BEIRUT (CNS) — Lebanese Cardinal Bechara Rai commended Lebanon’s political parties for ratifying a new electoral law.

Speaking at the end of the Maronite Catholic Synod of Bishops June 17 at Bkerke, north of Beirut, Cardinal Rai said the long-awaited law “rescued the country from a political crisis that would have had severe repercussions on the national sectors.”

Lebanon’s parliament ratified the new electoral law June 16. The new law replaces the existing winner-takes-all voting system with proportional representation and reduces the number of electoral districts. It allows Christians to elect a larger number of members of Parliament in areas with Christian electoral majorities.


About 40 percent of the approximate 4 million Lebanese citizens residing in the country are Christian.

Lebanon has the only Christian head of state in the entire Middle East and North Africa. Under Lebanon’s power-sharing system, the presidency is reserved for a Maronite Catholic, while the prime minister is a Sunni Muslim, and the speaker of parliament is a Shiite Muslim.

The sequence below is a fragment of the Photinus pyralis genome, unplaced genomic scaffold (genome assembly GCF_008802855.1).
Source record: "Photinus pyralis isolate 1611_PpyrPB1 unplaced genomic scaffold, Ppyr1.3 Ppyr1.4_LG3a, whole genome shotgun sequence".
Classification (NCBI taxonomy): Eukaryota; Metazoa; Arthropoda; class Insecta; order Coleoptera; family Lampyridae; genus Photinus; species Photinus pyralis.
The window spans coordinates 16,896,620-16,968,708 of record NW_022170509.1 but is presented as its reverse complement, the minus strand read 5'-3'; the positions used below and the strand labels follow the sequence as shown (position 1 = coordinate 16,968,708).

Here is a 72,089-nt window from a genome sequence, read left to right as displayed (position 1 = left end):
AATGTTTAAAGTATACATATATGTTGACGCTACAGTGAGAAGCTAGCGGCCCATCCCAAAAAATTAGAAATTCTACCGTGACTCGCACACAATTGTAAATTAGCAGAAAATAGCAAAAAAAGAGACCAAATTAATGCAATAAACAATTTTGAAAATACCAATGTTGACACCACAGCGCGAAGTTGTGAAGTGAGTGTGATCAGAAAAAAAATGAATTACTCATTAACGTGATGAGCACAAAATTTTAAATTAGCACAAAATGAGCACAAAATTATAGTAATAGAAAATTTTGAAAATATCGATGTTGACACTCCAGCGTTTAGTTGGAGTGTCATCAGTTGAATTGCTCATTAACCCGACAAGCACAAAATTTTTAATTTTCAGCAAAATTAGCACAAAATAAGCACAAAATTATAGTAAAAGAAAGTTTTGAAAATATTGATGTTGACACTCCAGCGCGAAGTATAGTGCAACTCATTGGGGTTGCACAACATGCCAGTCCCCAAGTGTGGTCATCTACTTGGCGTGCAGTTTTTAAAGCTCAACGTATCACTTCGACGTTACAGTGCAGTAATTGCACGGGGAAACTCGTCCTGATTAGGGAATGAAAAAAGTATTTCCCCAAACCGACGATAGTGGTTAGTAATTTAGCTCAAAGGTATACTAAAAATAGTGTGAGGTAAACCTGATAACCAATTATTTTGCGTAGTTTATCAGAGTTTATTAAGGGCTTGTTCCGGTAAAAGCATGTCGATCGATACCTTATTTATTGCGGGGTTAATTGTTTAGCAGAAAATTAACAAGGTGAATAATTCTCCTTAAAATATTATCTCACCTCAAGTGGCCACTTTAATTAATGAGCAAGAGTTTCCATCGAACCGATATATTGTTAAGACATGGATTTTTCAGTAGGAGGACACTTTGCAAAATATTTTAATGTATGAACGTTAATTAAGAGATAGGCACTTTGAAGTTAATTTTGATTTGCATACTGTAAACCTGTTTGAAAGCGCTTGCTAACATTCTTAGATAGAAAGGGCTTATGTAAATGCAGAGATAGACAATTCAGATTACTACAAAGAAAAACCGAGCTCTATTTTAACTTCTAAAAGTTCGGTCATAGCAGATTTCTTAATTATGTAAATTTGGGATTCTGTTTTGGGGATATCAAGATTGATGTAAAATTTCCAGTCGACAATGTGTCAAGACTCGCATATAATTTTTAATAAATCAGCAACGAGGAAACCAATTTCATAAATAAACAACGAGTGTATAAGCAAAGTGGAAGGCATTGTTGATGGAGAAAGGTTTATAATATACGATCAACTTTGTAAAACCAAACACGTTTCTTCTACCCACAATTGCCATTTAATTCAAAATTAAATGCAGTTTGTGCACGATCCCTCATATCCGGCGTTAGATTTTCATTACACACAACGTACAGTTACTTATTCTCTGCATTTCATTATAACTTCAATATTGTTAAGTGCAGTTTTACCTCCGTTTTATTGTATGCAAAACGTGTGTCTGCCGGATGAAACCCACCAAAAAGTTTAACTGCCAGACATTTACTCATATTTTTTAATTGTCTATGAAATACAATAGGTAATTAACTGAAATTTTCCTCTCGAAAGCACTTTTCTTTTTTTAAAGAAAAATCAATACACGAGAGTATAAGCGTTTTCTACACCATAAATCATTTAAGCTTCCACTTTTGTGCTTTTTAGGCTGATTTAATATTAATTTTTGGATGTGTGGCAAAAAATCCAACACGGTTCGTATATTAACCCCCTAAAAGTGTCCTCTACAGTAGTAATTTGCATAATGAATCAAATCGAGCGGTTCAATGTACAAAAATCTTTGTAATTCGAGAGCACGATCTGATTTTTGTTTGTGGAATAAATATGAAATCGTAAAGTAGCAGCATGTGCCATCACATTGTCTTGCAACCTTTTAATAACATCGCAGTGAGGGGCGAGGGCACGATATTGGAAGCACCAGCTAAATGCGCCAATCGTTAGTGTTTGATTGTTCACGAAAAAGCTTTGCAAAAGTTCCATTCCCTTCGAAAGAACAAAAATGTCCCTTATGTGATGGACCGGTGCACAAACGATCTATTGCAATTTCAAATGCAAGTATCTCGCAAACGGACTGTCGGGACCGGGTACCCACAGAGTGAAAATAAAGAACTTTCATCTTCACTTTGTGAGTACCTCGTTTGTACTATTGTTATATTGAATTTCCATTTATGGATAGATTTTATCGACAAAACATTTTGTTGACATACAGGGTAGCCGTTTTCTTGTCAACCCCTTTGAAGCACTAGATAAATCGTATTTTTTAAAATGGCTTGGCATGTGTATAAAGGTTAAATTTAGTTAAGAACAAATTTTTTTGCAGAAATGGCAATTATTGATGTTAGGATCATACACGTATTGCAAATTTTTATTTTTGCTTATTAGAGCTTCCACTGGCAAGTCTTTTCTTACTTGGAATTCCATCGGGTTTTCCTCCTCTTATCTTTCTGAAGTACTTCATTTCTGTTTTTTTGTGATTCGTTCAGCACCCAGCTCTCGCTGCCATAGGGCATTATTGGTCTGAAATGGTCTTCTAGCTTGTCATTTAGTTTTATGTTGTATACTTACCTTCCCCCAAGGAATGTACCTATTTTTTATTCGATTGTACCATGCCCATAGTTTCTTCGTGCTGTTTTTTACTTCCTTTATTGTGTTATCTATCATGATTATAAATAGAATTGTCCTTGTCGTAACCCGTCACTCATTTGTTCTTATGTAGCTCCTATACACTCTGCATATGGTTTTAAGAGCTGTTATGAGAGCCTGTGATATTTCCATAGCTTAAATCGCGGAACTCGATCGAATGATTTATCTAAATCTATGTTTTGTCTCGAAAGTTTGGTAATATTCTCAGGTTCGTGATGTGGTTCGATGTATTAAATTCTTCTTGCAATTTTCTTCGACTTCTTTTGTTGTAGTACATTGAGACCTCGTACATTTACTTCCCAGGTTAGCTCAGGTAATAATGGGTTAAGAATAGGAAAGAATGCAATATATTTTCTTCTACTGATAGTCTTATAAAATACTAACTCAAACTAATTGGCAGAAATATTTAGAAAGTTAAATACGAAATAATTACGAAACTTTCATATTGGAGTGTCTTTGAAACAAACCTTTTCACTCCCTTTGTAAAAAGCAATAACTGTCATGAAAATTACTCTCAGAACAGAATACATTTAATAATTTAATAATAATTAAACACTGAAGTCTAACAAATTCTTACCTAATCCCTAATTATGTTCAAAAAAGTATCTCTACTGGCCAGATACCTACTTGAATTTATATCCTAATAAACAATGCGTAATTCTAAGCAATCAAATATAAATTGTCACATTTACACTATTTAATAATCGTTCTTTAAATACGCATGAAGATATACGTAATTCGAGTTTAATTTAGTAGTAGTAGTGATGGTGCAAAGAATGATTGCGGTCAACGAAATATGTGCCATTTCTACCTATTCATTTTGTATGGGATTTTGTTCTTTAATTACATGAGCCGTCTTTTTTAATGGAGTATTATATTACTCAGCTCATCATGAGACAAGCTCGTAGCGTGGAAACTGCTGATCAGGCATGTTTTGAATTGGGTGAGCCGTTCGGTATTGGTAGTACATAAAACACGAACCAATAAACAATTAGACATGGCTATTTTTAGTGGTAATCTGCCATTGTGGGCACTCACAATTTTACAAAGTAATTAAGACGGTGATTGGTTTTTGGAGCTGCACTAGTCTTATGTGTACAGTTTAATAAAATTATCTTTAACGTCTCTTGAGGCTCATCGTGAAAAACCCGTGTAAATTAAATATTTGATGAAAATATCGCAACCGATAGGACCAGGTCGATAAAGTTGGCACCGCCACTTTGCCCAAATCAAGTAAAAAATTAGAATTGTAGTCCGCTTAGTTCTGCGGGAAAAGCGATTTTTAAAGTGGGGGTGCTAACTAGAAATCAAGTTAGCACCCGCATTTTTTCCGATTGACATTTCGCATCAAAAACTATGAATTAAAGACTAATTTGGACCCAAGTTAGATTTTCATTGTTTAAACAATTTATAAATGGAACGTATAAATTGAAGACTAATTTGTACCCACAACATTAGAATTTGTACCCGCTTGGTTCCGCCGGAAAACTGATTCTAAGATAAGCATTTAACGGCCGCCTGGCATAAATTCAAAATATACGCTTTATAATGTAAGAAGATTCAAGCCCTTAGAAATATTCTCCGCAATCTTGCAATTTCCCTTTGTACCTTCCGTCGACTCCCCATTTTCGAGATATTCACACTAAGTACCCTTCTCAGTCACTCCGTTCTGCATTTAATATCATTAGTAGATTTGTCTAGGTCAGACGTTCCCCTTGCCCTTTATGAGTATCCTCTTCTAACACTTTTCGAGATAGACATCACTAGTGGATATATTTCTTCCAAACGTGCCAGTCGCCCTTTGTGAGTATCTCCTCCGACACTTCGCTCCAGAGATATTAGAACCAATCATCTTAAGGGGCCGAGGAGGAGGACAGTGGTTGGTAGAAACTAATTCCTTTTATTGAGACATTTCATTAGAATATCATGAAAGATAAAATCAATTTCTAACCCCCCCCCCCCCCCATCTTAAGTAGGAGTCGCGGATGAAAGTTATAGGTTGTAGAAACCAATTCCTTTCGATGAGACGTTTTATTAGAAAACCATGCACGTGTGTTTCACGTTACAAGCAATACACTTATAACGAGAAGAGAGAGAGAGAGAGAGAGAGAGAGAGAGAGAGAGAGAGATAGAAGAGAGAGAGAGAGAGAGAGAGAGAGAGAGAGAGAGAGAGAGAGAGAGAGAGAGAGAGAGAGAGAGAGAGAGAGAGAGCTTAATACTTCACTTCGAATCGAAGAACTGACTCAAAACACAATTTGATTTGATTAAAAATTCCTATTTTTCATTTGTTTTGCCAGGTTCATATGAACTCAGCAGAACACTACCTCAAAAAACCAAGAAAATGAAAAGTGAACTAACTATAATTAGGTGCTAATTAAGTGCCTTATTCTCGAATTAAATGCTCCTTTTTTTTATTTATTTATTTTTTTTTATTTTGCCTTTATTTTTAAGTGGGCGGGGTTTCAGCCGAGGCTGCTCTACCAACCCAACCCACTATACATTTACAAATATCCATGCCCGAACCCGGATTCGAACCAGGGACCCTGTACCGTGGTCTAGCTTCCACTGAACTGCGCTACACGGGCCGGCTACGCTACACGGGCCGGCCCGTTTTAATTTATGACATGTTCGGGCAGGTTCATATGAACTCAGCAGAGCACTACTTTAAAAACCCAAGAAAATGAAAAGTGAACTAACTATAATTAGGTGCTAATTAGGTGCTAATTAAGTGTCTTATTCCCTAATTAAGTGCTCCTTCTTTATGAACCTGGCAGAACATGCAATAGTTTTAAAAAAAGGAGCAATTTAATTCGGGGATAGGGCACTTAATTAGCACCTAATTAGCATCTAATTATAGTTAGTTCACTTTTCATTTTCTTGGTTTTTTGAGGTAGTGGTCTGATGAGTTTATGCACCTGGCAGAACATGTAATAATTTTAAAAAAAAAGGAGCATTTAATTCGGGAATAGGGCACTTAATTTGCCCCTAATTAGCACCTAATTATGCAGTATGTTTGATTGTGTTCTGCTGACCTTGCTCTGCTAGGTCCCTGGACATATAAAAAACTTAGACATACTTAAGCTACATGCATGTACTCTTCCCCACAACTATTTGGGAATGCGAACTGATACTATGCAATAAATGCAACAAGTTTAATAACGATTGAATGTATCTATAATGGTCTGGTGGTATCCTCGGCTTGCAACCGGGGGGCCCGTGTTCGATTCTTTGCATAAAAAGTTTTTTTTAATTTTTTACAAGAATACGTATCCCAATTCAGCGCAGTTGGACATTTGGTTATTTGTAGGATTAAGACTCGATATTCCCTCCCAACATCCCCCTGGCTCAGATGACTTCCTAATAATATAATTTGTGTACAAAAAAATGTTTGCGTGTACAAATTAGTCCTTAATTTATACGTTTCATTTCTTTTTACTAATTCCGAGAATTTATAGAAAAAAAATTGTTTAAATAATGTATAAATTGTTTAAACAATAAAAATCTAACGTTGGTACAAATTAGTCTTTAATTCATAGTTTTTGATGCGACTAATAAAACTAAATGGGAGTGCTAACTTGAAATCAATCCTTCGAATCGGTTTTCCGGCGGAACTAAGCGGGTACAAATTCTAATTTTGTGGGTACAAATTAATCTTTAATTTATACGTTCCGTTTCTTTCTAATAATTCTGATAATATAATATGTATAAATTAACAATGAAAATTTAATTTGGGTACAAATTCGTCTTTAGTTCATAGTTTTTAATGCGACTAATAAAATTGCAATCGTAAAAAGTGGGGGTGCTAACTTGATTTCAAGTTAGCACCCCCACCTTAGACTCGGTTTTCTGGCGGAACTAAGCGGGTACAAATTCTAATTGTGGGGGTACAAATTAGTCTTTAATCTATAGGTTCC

Cardinal Rai called on Lebanon’s politicians “to preserve democracy, which distinguishes Lebanon” from its surroundings. He urged them to practice democracy “inside the parliament, Cabinet, ministries and the entire administrations.”

The new electoral law paves the way for the first national elections since 2009. Parliamentary elections are slated to be held in May 2018. The sitting parliament has extended its own term three times since it originally expired in 2013.

Cardinal Rai also called upon the international community “and the states concerned — regionally and internationally — to stop the wars in Syria, Iraq, Yemen, Palestine and beyond, and to stop the support of terrorist organizations and their operations in various countries.”

He also urged the United Nations to find political solutions to the conflicts “and to work hard to bring about a just, comprehensive and lasting peace and the return of displaced persons and refugees to their homelands.”

“Their natural right is to preserve their property, culture and civilization,” he added.